Adultery website AshleyMadison has been hacked by a group that are now threatening to expose the platform's 37 million cheating users unless the website is taken down.
The website, whose tagline is "Life is Short. Have an Affair", is founded on confidentiality and privacy. It facilitates relationships between married people looking to cheat on their spouse. If its users were made public then it's likely that a string of divorces would follow.
The data was stolen from Avid Life Media (ALM), which owns Ashley Madison along with other hookup sites such as Cougar Life and Established Men.
ALM confirmed the hack today by issuing a statement.
In April, ALM claimed AshleyMadison was the second most popular dating site in the world, losing out only to dating giant Match.com. It also claimed to have 1.7 million users in Britain.
The hacking group behind the attack refers to itself as "The Impact Team".
Security blog KerbsOnSecurity said the group has already published a small percentage of the site's user account data online.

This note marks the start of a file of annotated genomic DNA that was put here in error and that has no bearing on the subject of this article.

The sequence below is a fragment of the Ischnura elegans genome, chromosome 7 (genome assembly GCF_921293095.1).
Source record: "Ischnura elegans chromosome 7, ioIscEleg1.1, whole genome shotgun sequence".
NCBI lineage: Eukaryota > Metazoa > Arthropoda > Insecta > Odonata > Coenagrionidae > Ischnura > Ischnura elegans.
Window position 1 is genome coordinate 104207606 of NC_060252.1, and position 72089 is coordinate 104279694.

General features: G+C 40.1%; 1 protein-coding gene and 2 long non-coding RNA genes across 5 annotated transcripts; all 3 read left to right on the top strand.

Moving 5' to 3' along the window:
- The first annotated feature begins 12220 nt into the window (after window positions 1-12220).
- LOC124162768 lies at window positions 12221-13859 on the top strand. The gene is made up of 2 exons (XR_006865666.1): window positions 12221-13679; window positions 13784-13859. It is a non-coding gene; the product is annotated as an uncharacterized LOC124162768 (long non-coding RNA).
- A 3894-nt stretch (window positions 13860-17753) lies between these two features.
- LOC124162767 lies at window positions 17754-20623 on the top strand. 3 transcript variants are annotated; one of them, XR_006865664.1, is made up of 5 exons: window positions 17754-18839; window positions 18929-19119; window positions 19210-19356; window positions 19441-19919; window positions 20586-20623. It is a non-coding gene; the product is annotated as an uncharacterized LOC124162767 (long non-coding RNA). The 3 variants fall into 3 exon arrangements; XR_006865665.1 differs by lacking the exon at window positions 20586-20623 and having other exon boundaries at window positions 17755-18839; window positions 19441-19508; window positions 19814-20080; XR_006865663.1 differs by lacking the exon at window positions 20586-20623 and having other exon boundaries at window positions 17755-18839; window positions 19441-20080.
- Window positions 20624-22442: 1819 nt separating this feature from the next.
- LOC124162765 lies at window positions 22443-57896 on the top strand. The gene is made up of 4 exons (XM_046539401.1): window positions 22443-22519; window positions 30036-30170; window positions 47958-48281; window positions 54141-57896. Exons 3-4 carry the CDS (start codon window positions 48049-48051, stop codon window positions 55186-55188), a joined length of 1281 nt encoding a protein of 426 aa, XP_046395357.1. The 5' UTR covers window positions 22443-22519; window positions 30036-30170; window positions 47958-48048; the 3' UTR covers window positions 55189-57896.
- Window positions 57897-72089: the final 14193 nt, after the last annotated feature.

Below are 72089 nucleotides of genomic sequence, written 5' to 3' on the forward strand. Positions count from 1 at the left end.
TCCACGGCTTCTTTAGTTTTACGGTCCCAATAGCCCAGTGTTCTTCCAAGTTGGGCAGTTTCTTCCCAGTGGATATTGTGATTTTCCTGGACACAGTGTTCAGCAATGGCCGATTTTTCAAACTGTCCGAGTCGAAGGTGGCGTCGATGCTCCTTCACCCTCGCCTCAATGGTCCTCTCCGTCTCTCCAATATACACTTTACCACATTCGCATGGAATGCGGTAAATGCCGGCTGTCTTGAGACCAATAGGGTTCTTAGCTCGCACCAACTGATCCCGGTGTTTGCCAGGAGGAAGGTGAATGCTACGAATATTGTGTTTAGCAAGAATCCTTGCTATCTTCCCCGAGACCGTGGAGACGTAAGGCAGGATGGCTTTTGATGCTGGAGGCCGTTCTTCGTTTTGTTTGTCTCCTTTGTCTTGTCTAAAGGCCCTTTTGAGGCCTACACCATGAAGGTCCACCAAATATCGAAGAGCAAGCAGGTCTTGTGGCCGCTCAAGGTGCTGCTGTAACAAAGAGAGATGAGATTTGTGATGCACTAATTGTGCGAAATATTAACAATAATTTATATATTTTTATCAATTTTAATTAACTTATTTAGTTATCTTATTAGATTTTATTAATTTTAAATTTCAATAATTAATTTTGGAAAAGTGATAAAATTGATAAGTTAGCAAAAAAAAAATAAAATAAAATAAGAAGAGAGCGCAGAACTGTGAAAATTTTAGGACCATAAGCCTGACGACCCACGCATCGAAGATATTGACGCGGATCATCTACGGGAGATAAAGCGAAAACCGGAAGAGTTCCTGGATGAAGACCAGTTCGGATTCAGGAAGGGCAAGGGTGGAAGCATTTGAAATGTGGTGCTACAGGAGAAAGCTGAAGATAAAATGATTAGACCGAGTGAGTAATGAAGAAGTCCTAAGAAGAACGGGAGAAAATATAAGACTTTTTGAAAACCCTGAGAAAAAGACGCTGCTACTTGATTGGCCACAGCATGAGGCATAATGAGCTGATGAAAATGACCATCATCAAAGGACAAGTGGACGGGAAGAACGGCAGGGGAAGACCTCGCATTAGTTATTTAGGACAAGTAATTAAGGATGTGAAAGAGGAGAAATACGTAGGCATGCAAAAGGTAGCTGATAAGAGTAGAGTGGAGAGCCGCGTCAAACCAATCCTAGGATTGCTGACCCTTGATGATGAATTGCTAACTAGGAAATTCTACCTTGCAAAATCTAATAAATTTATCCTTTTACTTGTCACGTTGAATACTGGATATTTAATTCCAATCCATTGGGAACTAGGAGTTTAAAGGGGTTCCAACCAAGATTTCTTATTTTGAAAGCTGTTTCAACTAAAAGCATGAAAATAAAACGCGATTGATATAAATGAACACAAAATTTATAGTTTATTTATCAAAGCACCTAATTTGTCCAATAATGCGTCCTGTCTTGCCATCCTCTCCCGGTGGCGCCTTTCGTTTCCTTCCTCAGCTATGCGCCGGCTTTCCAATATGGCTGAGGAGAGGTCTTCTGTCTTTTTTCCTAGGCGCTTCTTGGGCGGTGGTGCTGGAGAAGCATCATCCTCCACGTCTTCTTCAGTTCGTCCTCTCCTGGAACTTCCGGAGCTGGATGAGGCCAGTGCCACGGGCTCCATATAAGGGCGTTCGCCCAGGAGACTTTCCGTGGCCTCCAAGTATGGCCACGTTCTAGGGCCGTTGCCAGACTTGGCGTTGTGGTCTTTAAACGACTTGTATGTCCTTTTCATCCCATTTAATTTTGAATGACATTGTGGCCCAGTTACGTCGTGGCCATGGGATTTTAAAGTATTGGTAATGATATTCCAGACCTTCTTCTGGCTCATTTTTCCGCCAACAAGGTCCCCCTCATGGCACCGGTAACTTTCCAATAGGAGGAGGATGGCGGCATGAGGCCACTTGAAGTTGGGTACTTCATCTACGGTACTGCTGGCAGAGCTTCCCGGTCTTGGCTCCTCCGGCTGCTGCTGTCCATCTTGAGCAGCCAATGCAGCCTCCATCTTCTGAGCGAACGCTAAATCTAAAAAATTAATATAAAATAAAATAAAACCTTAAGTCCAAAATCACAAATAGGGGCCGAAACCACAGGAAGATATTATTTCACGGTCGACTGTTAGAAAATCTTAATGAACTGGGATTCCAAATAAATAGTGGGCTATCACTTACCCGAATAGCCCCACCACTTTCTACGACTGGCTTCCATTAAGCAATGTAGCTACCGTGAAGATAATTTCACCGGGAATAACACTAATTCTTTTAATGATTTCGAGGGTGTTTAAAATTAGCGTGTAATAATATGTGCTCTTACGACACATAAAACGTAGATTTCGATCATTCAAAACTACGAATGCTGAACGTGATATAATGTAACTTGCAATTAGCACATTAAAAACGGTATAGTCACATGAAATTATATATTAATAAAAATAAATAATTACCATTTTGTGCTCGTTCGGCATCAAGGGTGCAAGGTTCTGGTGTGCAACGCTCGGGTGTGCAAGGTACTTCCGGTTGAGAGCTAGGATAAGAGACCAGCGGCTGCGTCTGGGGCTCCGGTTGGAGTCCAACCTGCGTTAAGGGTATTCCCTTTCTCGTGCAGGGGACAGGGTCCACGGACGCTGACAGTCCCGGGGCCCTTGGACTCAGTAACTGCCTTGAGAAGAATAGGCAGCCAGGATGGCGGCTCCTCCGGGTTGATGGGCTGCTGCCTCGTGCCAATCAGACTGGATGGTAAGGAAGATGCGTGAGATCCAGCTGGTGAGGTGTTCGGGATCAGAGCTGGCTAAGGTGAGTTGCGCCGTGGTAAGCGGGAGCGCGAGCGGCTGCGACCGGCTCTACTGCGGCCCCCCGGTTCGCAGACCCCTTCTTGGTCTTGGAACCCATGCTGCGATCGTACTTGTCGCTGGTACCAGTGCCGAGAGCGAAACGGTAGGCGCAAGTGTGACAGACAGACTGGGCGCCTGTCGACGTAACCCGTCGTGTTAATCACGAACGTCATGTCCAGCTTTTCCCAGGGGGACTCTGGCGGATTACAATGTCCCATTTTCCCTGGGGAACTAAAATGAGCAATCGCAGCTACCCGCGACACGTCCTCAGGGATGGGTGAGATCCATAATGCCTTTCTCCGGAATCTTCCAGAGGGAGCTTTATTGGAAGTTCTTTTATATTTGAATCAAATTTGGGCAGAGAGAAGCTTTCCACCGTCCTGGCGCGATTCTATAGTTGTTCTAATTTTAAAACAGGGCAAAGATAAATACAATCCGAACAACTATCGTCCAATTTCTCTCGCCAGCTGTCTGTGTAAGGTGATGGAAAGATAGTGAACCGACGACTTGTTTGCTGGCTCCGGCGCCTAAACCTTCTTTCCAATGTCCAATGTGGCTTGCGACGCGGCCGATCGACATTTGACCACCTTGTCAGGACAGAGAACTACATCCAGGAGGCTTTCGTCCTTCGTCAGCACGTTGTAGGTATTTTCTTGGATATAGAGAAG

When the group published the data, it also released a statement demanding AshleyMadison and Established Men were removed from the internet.
Should ALM fail to do this then the hackers are threatening to reveal the names, addresses and sexual fantasies of the millions of people who have created a profile on AshleyMadison.
ALM said in a statement: "We apologise for this unprovoked and criminal intrusion into our customers' information.
"We have been able to secure our sites, and close the unauthorised access points.
"Any and all parties responsible for this act of cyber-terrorism will be held responsible."
The Impact Team has targeted ALM over its Full Delete feature - a $19 service that allows AshleyMadison users to remove their profile and all accompanying information.
The hacking group claims that ALM doesn't actually delete everything, stating that the user's real name and credit card details remain online.
ALM revealed in April that it planned to float on the London Stock Exchange as it looked to raise money from investors hungry to cash in on the success of dating startups.
The company tried floating in Toronto five years ago, only to be greeted to a lack of appetite among cautious North American investors.
"Europeans have a more laissez-faire attitude toward infidelity," said Christoph Kraemer, head of international relations for AshleyMadison at the time. "Investors here will look past that and at the numbers."
Kassem Younis, a privacy expert and CEO of Thoughts Around Me, an app that lets people share things anonymously about issues affecting their everyday lives, said AshleyMadison has let its users down by failing to protect them.
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